A fully-armored Humvee is a heavy thing,
with a curb weight of ninety-eight-hundred
pounds. Add four soldiers in flak jackets
and boots, and rifles, and that’s another
thousand pounds, give or take, right there.
So when one hits an IED, everything can seem
to happen kind of slowly; the vehicle might jump a few feet
off of the road before settling back to earth, or raise one
wheel high off of the ground like a cartoon elephant
encountering a cartoon mouse.
Of course, the armor that is meant to keep
things out keeps the things that get in, in.
A piece of shrapnel will wear itself out bouncing
around the inside one of those tubs before coming to rest
in an instrument panel, or forearm, or face.
Every one of those machines will be rebuilt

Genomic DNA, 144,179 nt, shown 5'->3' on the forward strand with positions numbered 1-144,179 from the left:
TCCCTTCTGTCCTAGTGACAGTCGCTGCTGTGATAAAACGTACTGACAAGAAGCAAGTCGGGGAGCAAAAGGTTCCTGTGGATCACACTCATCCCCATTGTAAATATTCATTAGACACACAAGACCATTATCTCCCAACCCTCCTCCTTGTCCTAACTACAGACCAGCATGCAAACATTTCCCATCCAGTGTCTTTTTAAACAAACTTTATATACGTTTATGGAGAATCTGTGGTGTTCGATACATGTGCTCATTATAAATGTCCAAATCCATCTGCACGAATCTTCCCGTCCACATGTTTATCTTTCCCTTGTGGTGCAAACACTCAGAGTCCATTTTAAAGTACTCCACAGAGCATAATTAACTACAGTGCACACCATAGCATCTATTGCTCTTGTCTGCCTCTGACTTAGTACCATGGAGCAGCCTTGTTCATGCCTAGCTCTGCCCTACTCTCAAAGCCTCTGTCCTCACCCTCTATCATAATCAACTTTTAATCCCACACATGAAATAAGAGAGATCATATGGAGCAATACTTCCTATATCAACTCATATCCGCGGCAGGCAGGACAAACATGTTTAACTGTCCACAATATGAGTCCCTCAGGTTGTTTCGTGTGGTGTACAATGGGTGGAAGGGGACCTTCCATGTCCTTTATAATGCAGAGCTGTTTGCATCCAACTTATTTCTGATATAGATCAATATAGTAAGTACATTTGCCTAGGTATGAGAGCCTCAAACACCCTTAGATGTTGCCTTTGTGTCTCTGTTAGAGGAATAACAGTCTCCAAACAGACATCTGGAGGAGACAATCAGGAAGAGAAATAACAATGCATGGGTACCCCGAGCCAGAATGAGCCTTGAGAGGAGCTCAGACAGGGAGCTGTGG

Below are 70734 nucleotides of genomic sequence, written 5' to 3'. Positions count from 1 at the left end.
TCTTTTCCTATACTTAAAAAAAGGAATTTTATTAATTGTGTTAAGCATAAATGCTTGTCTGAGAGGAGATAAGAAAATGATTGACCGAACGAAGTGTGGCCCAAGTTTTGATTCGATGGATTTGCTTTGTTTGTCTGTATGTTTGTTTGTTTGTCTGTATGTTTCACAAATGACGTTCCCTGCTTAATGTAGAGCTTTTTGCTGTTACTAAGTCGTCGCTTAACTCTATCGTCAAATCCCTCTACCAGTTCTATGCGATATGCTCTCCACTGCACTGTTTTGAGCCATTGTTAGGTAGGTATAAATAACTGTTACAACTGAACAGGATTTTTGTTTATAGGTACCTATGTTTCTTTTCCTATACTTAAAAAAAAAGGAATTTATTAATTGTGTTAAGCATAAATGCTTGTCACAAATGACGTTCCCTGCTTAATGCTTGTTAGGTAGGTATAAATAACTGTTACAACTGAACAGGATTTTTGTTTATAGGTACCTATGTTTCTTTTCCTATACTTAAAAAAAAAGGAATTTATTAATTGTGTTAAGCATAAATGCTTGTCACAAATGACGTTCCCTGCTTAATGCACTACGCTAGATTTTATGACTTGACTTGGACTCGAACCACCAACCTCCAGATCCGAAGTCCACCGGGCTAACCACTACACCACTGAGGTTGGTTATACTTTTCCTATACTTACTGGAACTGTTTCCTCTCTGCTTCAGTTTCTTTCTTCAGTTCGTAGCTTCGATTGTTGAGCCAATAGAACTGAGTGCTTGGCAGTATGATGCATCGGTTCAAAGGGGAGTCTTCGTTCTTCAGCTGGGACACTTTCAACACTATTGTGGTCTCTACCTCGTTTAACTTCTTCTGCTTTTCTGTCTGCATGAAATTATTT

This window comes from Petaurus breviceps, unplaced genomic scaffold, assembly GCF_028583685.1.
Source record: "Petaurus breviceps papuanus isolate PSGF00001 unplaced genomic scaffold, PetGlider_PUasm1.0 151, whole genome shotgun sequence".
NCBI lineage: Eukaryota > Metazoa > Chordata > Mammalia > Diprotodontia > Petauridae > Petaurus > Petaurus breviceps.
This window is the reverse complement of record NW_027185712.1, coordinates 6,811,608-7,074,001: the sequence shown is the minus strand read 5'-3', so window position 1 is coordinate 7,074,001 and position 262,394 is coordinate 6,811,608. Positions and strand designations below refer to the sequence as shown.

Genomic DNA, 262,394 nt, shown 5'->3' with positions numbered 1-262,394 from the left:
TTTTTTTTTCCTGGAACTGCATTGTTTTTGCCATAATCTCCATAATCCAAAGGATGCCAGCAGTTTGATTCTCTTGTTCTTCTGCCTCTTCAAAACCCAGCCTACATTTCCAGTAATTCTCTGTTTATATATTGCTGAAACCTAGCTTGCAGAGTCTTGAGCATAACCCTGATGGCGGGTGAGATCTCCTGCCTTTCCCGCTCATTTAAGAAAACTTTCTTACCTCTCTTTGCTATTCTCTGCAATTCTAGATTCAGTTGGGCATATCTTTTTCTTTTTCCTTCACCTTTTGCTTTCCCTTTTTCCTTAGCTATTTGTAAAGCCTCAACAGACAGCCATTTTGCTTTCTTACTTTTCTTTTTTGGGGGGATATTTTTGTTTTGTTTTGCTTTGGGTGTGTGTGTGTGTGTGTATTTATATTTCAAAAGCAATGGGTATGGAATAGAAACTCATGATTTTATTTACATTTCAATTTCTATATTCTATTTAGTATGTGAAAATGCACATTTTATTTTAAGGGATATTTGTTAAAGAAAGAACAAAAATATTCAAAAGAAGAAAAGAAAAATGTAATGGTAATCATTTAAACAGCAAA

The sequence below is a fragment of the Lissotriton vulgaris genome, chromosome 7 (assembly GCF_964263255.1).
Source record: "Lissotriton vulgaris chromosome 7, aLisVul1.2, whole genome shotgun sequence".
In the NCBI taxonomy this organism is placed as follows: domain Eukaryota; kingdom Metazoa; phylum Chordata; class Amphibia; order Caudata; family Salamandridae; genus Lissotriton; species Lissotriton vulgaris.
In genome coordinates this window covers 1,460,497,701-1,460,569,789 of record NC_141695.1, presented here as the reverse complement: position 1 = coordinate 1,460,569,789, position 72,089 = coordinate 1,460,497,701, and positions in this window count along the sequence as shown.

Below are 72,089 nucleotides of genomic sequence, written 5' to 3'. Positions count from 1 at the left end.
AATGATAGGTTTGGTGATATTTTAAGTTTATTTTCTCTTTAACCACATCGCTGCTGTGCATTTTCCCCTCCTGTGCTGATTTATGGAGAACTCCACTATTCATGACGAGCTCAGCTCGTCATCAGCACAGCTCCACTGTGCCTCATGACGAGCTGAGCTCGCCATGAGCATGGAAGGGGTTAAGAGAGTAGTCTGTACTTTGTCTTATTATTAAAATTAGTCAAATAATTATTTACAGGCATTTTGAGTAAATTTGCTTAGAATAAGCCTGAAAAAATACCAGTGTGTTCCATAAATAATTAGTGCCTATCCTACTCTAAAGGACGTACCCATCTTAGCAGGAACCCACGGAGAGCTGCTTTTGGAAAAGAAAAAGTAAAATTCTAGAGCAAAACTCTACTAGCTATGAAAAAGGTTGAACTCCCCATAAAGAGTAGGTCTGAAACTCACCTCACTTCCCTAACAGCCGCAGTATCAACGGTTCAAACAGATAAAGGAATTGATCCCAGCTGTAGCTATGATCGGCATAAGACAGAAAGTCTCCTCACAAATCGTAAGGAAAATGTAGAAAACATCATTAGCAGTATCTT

and back on the road as quickly as possible,
swarms of mechanics descending like harvester ants upon them,
hanging new front-ends, putting in new axles,
rewiring the dashboard instruments.
But before any of that can happen, that Humvee
has to be cleaned out. And if Bravo company took the hit while out
on patrol, then Bravo company doesn’t want the grisly business
of hosing out the bits of their buddies: the blood and fingers,
the bone shards and teeth, the unidentifiable chunks.
That job falls to us.
We man the hoses, spray down the insides of these shells,
watch the water run beige-pink into the thirsty desert soil.
We make it all spic-and-span so the mechanics
can do their job, so that Bravo can do their job,
so that we can do our job.
The injured Humvees get towed or flatbedded
to Mantech, the soldiers flown
to Ramstein or Landschtul or Walter Reed
to await their new axles and front ends, to be patched
up and put back out on patrol.